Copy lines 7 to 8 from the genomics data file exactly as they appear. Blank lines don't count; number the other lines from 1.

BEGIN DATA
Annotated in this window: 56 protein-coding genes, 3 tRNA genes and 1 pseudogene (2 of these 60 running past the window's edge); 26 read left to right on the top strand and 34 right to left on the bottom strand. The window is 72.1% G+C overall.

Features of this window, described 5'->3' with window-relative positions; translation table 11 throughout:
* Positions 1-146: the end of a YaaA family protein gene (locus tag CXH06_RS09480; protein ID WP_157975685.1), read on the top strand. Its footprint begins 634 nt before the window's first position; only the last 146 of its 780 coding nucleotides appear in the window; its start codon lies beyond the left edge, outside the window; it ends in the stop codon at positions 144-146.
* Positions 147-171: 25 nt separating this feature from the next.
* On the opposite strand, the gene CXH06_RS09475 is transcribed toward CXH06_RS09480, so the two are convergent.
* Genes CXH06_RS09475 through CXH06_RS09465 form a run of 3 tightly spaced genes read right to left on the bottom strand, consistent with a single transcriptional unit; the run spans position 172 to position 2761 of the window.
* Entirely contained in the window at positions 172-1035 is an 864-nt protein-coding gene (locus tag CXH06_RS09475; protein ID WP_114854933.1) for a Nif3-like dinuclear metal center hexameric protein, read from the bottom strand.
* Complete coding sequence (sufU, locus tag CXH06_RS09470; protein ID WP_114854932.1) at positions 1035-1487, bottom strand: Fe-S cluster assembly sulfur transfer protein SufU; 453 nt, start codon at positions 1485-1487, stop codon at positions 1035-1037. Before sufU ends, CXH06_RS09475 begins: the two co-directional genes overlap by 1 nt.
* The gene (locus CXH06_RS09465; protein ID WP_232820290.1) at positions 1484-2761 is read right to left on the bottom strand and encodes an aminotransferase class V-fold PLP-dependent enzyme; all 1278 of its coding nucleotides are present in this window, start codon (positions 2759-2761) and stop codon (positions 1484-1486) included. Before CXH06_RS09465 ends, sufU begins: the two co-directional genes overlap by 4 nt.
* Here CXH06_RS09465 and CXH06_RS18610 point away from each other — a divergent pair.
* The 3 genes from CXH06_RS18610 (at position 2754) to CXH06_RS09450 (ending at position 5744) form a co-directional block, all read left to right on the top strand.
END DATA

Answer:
* Entirely contained in the window at positions 172-1035 is an 864-nt protein-coding gene (locus tag CXH06_RS09475; protein ID WP_114854933.1) for a Nif3-like dinuclear metal center hexameric protein, read from the bottom strand.
* Complete coding sequence (sufU, locus tag CXH06_RS09470; protein ID WP_114854932.1) at positions 1035-1487, bottom strand: Fe-S cluster assembly sulfur transfer protein SufU; 453 nt, start codon at positions 1485-1487, stop codon at positions 1035-1037. Before sufU ends, CXH06_RS09475 begins: the two co-directional genes overlap by 1 nt.